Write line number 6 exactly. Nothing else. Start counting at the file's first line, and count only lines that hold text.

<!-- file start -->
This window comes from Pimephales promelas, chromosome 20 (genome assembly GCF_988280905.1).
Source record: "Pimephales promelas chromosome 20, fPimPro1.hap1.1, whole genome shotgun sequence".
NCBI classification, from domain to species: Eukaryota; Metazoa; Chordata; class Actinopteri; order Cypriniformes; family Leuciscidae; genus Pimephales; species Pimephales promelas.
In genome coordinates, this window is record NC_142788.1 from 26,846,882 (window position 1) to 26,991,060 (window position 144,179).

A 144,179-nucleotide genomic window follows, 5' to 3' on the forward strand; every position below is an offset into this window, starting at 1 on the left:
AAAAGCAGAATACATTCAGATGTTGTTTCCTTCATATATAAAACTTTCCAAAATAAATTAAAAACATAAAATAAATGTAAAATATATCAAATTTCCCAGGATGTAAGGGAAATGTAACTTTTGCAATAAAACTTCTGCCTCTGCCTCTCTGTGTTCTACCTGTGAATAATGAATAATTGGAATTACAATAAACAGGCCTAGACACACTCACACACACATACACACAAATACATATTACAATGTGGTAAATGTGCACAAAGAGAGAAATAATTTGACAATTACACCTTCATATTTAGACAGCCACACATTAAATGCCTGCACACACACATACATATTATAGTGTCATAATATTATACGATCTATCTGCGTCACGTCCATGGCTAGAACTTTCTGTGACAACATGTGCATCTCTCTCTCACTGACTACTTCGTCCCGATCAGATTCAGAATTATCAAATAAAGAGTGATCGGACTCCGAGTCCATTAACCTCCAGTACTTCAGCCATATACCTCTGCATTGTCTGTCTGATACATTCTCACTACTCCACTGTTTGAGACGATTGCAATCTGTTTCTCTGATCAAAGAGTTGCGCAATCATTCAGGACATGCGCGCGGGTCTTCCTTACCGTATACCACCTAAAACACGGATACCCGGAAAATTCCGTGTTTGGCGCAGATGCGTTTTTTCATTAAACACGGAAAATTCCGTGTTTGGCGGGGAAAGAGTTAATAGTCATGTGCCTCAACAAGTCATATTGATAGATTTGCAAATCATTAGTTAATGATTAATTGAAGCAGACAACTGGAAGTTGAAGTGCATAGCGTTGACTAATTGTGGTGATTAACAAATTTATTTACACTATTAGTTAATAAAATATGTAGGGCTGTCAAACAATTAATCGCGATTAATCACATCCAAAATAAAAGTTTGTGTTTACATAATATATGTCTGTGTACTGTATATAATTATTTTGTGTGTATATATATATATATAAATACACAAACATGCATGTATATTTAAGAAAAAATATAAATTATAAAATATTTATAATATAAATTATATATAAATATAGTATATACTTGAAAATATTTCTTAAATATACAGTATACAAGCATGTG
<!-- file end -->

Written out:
AAAAGCAGAATACATTCAGATGTTGTTTCCTTCATATATAAAACTTTCCAAAATAAATTAAAAACATAAAATAAATGTAAAATATATCAAATTTCCCAGGATGTAAGGGAAATGTAACTTTTGCAATAAAACTTCTGCCTCTGCCTCTCTGTGTTCTACCTGTGAATAATGAATAATTGGAATTACAATAAACAGGCCTAGACACACTCACACACACATACACACAAATACATATTACAATGTGGTAAATGTGCACAAAGAGAGAAATAATTTGACAATTACACCTTCATATTTAGACAGCCACACATTAAATGCCTGCACACACACATACATATTATAGTGTCATAATATTATACGATCTATCTGCGTCACGTCCATGGCTAGAACTTTCTGTGACAACATGTGCATCTCTCTCTCACTGACTACTTCGTCCCGATCAGATTCAGAATTATCAAATAAAGAGTGATCGGACTCCGAGTCCATTAACCTCCAGTACTTCAGCCATATACCTCTGCATTGTCTGTCTGATACATTCTCACTACTCCACTGTTTGAGACGATTGCAATCTGTTTCTCTGATCAAAGAGTTGCGCAATCATTCAGGACATGCGCGCGGGTCTTCCTTACCGTATACCACCTAAAACACGGATACCCGGAAAATTCCGTGTTTGGCGCAGATGCGTTTTTTCATTAAACACGGAAAATTCCGTGTTTGGCGGGGAAAGAGTTAATAGTCATGTGCCTCAACAAGTCATATTGATAGATTTGCAAATCATTAGTTAATGATTAATTGAAGCAGACAACTGGAAGTTGAAGTGCATAGCGTTGACTAATTGTGGTGATTAACAAATTTATTTACACTATTAGTTAATAAAATATGTAGGGCTGTCAAACAATTAATCGCGATTAATCACATCCAAAATAAAAGTTTGTGTTTACATAATATATGTCTGTGTACTGTATATAATTATTTTGTGTGTATATATATATATATAAATACACAAACATGCATGTATATTTAAGAAAAAATATAAATTATAAAATATTTATAATATAAATTATATATAAATATAGTATATACTTGAAAATATTTCTTAAATATACAGTATACAAGCATGTG